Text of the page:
More than half of Americans donated to charity in 2021. Taxpayers may deduct charitable contributions made to qualified organizations if they itemize their deductions. Optima Tax Relief reviews tax-efficient strategies for charitable giving.
Currently, the IRS allows individuals to deduct qualified contributions of up to 100% of their AGI, while corporations can deduct up to 25% of their taxable income. If they reach the 25% cap, the remaining amount can be carried over to the following tax year. Qualified contributions must be cash contributions made to a qualifying organization during the tax year. Any contributions that do not fit this standard have deduction limitations. Typically, they are limited to 50% of the taxpayer’s AGI.
Qualified Charitable Distributions
For retirees aged 70 ½ or older, and who have IRA accounts, it may be more beneficial to use qualified charitable distributions (QCDs). QCDs are direct transfers from IRA accounts that can reduce adjusted gross income, as well as satisfy any annual required minimum distributions. Taxpayers aged 70 ½ or older are eligible to use QCDs and can donate up to $100,000 per year. Taxpayers can begin counting these donations as required minimum distributions beginning at age 72. Many financial advisors suggest this should be the first option of giving for taxpayers that fit the age range.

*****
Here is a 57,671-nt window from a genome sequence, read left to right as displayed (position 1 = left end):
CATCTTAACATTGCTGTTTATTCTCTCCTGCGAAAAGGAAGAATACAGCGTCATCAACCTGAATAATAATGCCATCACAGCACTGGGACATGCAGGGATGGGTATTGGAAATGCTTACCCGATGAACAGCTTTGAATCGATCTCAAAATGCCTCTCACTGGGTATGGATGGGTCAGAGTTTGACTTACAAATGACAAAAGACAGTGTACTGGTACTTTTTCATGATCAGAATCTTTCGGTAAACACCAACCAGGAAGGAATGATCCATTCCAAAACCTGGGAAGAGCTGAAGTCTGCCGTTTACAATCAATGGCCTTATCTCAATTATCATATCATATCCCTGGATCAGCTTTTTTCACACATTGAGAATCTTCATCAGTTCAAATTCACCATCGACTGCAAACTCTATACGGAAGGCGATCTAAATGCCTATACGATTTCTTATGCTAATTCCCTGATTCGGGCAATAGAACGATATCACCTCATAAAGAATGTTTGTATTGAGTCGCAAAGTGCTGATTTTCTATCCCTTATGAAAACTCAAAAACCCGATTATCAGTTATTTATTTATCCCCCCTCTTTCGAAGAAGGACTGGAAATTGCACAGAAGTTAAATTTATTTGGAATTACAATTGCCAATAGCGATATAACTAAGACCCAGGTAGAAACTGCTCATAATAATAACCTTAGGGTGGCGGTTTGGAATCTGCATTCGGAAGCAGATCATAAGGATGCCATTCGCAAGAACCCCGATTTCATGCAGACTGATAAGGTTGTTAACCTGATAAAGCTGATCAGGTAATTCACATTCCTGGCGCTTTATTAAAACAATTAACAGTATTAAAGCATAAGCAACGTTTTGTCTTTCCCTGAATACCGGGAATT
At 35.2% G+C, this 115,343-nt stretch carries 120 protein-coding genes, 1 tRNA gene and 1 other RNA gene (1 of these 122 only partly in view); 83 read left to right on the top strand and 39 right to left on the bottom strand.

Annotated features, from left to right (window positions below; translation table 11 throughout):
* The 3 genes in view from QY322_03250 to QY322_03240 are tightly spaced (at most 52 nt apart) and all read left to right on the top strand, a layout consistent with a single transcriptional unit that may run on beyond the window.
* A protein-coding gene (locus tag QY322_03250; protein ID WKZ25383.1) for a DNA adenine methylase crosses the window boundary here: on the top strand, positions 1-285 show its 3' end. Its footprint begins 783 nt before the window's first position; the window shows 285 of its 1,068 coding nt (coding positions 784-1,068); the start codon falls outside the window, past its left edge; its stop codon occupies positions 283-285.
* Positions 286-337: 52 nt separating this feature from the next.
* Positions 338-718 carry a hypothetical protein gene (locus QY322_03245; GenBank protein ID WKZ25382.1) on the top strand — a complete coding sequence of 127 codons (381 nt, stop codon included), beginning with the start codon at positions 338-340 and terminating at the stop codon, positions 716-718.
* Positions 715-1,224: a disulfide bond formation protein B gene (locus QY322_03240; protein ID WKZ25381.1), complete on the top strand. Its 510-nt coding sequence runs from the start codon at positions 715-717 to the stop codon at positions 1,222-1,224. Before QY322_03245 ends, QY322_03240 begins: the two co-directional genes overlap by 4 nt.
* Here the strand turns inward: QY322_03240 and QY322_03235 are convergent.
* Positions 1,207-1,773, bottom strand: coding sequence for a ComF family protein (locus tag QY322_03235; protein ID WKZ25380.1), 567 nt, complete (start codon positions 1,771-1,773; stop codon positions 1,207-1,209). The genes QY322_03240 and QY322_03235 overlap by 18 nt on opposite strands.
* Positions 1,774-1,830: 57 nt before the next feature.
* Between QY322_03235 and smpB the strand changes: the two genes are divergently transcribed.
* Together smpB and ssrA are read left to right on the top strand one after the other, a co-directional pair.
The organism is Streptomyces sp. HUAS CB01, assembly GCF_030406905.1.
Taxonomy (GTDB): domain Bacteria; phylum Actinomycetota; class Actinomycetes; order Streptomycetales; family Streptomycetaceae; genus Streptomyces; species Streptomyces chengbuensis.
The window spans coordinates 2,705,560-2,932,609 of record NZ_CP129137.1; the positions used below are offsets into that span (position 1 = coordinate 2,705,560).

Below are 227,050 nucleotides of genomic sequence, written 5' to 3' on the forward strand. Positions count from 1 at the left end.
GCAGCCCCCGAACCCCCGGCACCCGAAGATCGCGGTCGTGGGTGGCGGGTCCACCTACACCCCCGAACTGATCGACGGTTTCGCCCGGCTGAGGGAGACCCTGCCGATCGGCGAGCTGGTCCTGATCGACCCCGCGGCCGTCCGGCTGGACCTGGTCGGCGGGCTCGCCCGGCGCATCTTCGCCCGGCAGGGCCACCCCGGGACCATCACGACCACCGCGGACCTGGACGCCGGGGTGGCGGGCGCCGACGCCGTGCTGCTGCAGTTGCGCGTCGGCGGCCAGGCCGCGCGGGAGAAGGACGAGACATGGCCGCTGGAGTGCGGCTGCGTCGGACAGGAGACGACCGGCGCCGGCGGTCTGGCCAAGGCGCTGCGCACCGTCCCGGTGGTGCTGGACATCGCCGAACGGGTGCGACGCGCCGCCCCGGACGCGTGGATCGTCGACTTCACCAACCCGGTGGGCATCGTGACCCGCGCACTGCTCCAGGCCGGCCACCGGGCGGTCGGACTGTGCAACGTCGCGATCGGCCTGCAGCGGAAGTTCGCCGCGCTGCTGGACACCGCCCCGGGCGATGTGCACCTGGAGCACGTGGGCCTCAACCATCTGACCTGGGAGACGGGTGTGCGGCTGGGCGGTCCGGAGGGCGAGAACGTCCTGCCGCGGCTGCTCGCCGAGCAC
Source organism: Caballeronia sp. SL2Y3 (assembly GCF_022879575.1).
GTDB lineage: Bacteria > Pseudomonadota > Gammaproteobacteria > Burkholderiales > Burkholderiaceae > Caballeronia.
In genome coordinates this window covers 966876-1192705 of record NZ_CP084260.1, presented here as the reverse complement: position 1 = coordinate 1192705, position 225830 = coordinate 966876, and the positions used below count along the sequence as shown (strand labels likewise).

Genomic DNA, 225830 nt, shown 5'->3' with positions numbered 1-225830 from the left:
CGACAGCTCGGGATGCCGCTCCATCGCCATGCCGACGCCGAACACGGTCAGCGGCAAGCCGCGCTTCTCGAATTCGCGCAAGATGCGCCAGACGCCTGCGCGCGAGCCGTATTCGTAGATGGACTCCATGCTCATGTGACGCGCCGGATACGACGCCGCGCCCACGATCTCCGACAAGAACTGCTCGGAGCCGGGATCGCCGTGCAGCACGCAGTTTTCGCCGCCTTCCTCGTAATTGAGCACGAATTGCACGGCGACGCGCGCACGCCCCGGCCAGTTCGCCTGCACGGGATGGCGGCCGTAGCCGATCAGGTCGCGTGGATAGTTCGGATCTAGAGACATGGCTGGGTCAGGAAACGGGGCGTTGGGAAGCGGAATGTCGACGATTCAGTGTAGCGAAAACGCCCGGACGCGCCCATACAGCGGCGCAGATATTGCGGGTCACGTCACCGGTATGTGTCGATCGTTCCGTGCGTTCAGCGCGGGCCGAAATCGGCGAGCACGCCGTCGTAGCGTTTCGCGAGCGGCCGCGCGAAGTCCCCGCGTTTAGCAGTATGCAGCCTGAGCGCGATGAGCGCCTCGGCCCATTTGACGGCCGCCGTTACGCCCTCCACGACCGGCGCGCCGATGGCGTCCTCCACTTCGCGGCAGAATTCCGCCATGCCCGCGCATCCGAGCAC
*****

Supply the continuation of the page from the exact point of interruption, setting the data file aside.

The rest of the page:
Another popular tax-efficient strategy for charitable giving is donor-advised funds (DAFs). A DAF is essentially a charitable giving account administered by a public charitable organization intended to manage charitable donations on behalf of individuals or organizations. Upon transferring assets to a donor-advised fund, the taxpayer who itemizes deductions can claim an upfront tax write-off. They can then make future gifts from the account. Not only does this strategy offer a simplified way of recordkeeping and organization, but it allows taxpayers to invest their DAF assets for growth tax-free.